Rice Faces More Iraq Scrutiny

Secretary of State-designate Condoleezza Rice responds to questions during the second day of her confirmation hearing before the Senate Foreign Relations Committee on Capitol Hill in Washington Wednesday, Jan. 19, 2005. (AP Photo/Dennis Cook)
AP
Sen. Joseph Biden, ranking Democrat on the Senate Foreign Relations Committee, challenged Secretary of State-designate Condoleezza Rice Wednesday to acknowledge Bush administration mistakes on Iraq and said he would vote for her confirmation, but only with "some frustration and reservation."

The Delaware Democrat, zeroing in on U.S. policy in Iraq as he had during Tuesday's initial hearing, accused the Bush administration of giving shifting reasons to justify the war to oust Saddam Hussein.

Rice, whom committee members have said is assured of Senate approval, had steadfastly refused Tuesday to say when U.S. forces might be withdrawn from Iraq. And on Wednesday, Biden cited various rationales for the war, saying "you danced around it, stuck to the party line."

He told Rice that acknowledging mistakes — such as the claim that Saddam had weapons of mass destruction and was poised to use them — should not be considered "a sign of weakness."

Rice insisted that Saddam was a dictator who refused to account for weapons of mass destruction. And it was impossible to change the nature of a terror threat in the Middle East with him leading Iraq, she testified.

But Sen. Barbara Boxer, D-Calif., would not be shaken off, even after Rice acknowledged to the committee that "there were some bad decisions" taken by the Bush administration on Iraq.

She accused Rice of "an unwillingness to give Americans the full story because selling the war was so important to Dr. Rice. That was her job."

And now, Boxer said, the toll of American dead and wounded is the "direct result" of Bush administration "rigidness" and misstatements.

Sen. Lincoln Chafee, R-R.I., meanwhile, urged Rice to consider reconciliation with Iran, which he said was about as repressive as China was when the Nixon administration approached Beijing for better relations.

But Rice said, "It is really hard to find common ground with a government that thinks Israel should be extinguished," supports terror groups and is undercutting U.S. peace efforts in the Middle East.

More than 1,365 members of the U.S. military have died since U.S. troops led an invasion of Iraq in March 2003.

But Rice has declined to estimate when even some of the 150,000 U.S. troops may return home.

"I am really reluctant to try to put a timetable on that, because I think the goal is to get the mission accomplished," she had said Tuesday, "and that means that the Iraqis have to be capable of some things before we lessen our own responsibility," she said.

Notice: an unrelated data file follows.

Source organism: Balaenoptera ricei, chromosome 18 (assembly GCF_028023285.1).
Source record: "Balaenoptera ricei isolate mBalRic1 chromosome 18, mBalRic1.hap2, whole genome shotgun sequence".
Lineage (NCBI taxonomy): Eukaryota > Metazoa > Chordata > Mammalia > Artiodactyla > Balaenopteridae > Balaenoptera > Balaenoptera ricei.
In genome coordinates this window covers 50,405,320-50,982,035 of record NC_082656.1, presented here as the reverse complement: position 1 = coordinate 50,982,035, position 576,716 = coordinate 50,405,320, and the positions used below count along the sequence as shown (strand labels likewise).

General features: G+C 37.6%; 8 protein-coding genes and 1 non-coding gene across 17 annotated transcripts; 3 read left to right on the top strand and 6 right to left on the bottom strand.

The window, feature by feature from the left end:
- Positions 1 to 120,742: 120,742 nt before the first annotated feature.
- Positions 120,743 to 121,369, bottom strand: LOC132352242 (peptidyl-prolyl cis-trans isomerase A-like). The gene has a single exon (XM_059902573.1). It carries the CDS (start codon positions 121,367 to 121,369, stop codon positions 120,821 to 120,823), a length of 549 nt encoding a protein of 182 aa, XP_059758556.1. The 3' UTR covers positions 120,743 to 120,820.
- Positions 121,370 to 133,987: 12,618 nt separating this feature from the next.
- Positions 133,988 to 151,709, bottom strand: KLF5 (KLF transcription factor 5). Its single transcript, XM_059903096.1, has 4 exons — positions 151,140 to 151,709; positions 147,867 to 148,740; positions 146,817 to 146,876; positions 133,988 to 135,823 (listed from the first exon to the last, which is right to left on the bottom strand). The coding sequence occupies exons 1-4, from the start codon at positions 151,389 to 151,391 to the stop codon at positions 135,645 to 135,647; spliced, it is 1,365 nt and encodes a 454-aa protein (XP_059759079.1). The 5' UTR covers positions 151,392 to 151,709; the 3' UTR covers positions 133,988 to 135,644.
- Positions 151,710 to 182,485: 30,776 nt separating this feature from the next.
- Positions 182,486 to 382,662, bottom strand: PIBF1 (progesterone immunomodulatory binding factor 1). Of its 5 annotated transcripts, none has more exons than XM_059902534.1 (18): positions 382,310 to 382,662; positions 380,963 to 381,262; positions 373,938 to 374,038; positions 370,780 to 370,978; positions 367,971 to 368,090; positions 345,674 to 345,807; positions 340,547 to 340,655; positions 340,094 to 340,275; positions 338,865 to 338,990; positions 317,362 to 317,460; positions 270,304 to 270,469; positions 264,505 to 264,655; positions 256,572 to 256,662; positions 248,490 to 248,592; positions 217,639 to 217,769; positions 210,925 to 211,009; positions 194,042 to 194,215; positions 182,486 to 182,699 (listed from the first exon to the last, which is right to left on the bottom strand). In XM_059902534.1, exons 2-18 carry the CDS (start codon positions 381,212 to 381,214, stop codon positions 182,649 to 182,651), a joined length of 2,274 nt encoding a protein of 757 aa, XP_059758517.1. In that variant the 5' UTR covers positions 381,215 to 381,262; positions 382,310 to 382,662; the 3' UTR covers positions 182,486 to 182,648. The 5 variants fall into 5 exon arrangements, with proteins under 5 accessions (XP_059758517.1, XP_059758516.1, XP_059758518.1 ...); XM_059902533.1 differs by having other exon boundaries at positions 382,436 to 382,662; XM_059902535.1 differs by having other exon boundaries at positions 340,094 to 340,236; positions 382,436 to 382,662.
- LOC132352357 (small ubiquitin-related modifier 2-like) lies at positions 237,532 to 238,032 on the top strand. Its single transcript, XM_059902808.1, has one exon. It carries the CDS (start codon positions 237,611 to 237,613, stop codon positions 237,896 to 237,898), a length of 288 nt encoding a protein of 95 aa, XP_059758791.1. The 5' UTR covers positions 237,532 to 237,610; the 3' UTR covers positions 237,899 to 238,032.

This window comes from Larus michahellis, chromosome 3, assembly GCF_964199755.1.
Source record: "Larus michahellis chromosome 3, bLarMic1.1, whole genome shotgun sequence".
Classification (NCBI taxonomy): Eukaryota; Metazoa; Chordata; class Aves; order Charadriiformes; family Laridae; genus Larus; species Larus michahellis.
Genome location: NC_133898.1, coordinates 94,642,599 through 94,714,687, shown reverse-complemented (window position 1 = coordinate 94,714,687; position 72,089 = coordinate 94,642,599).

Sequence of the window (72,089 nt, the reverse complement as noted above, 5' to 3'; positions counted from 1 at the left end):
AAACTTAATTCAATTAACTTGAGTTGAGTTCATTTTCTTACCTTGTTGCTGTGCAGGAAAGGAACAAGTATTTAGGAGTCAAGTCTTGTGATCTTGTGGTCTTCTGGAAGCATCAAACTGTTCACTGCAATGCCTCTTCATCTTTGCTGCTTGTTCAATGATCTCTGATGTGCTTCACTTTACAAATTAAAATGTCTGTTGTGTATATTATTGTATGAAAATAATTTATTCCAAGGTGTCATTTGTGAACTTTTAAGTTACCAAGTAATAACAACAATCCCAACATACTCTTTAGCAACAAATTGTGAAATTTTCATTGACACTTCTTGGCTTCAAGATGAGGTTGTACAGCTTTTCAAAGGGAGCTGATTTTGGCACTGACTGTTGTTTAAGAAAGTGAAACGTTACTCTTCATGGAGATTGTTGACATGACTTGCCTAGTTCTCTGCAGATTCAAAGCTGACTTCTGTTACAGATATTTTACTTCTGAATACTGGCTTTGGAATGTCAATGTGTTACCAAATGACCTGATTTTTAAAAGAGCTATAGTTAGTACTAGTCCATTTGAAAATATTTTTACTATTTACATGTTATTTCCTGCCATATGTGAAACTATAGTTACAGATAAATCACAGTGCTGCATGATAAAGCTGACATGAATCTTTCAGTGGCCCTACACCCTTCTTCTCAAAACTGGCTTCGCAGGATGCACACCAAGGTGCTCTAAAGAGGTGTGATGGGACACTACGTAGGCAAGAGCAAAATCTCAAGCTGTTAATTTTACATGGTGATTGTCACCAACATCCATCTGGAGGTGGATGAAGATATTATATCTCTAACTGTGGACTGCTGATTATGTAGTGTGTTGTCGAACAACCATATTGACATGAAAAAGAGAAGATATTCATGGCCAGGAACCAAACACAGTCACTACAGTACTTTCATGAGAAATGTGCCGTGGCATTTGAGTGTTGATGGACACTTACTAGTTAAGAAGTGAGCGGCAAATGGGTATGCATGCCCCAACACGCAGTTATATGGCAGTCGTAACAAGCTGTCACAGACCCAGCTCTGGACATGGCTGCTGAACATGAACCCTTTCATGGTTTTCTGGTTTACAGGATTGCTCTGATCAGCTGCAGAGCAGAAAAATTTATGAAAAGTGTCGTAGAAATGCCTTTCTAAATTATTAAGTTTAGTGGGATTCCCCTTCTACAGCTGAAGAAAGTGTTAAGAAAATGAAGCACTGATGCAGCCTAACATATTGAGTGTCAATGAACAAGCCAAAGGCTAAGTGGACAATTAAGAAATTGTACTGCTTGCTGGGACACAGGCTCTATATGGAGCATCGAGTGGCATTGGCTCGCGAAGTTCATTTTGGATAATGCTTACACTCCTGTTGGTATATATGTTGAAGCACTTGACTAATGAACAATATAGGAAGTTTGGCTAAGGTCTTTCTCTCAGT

The 18 members of the committee were eager to quiz Colin Powell's designated successor, although Sen. Richard Lugar, R-Ind., the panel's chairman, planned a vote following the hearing.

Committee approval would send the nomination to the Senate where confirmation appears certain — despite unease, especially among Democrats, about reasons Mr. Bush, Powell, Rice and others in the administration gave for going to war in March 2003 and how they are dealing with a deadly postwar insurgency.

At the State Department, Powell planned a farewell speech at mid-day, while employees were told to gather Friday in the lobby to welcome Rice on what would be her first day in charge of U.S. foreign policy.

Her positions on the war did not stem blistering criticism from Democratic senators.

Sen. John Kerry, who made Mr. Bush's management of postwar Iraq an issue in his losing presidential campaign, told Rice Tuesday that "the current policy is growing the insurgency and not diminishing it."

"This was never going to be easy," Rice said in response. "There were going to be ups and downs."

She said that after the Iraqis have voted on Jan. 30 for a transitional assembly, the Bush administration would conduct a review.

"We need to be patient," she told Kerry.

In other confirmation-hearing news:

  • Senators on Tuesday pressed Health and Human Services nominee Mike Leavitt for a permanent commissioner for the Food and Drug Administration, which has been without one for nearly a year amid rising concerns about the safety of drugs on the market. Describing the FDA as an "agency in crisis," Sen. Judd Gregg, R-N.H., asked the former Utah governor at a confirmation hearing on his nomination whether someone would be named by the end of January.

    "I share with you the view that the agency needs permanent leadership," Leavitt replied. Pressed further on the point, Leavitt said the White House will make the decision. He added, "I will do all I can to see that it occurs, and it's my sense that it will happen soon."

  • Attorney General nominee Alberto Gonzales told the Senate on Tuesday that he supports extending the expired federal assault weapons ban. Gonzales also said he wants Congress to get rid of a requirement that would eliminate part of the Patriot Act this year, despite complaints that it is too intrusive.

    "I believe the USA PATRIOT Act has greatly improved our nation's ability to detect and prevent terrorist attacks," Gonzales told the Senate Judiciary Committee in written answers to questions left over from his confirmation hearing. Gonzales, who served as President Bush's lawyer during his first term, is expected to be confirmed when the Senate returns after Bush's inauguration on Jan. 20. He would be the nation's first Hispanic attorney general and replace John Ashcroft.